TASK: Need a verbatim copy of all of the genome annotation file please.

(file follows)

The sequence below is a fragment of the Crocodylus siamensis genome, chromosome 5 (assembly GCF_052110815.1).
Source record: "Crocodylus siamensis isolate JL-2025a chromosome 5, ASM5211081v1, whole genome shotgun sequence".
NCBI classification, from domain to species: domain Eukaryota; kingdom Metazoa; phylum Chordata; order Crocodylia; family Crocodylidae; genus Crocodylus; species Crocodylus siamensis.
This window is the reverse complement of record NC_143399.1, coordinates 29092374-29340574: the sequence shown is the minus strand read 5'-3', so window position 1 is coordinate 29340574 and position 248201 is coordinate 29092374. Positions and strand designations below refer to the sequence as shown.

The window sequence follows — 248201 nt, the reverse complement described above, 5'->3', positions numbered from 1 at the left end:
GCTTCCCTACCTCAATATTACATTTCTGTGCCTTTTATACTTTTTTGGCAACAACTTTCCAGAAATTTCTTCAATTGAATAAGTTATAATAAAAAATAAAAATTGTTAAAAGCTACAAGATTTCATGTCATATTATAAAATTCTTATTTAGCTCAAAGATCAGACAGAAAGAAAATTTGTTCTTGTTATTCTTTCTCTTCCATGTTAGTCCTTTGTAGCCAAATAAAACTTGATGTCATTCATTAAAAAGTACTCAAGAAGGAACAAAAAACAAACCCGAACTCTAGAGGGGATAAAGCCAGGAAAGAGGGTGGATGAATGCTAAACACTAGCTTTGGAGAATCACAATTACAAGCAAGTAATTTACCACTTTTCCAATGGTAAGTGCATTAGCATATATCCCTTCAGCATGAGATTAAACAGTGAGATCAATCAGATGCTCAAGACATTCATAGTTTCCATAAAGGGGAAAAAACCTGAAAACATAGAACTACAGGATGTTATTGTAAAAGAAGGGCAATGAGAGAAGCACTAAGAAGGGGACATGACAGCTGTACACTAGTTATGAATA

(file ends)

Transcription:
The sequence below is a fragment of the Crocodylus siamensis genome, chromosome 5 (assembly GCF_052110815.1).
Source record: "Crocodylus siamensis isolate JL-2025a chromosome 5, ASM5211081v1, whole genome shotgun sequence".
NCBI classification, from domain to species: domain Eukaryota; kingdom Metazoa; phylum Chordata; order Crocodylia; family Crocodylidae; genus Crocodylus; species Crocodylus siamensis.
This window is the reverse complement of record NC_143399.1, coordinates 29092374-29340574: the sequence shown is the minus strand read 5'-3', so window position 1 is coordinate 29340574 and position 248201 is coordinate 29092374. Positions and strand designations below refer to the sequence as shown.

The window sequence follows — 248201 nt, the reverse complement described above, 5'->3', positions numbered from 1 at the left end:
GCTTCCCTACCTCAATATTACATTTCTGTGCCTTTTATACTTTTTTGGCAACAACTTTCCAGAAATTTCTTCAATTGAATAAGTTATAATAAAAAATAAAAATTGTTAAAAGCTACAAGATTTCATGTCATATTATAAAATTCTTATTTAGCTCAAAGATCAGACAGAAAGAAAATTTGTTCTTGTTATTCTTTCTCTTCCATGTTAGTCCTTTGTAGCCAAATAAAACTTGATGTCATTCATTAAAAAGTACTCAAGAAGGAACAAAAAACAAACCCGAACTCTAGAGGGGATAAAGCCAGGAAAGAGGGTGGATGAATGCTAAACACTAGCTTTGGAGAATCACAATTACAAGCAAGTAATTTACCACTTTTCCAATGGTAAGTGCATTAGCATATATCCCTTCAGCATGAGATTAAACAGTGAGATCAATCAGATGCTCAAGACATTCATAGTTTCCATAAAGGGGAAAAAACCTGAAAACATAGAACTACAGGATGTTATTGTAAAAGAAGGGCAATGAGAGAAGCACTAAGAAGGGGACATGACAGCTGTACACTAGTTATGAATA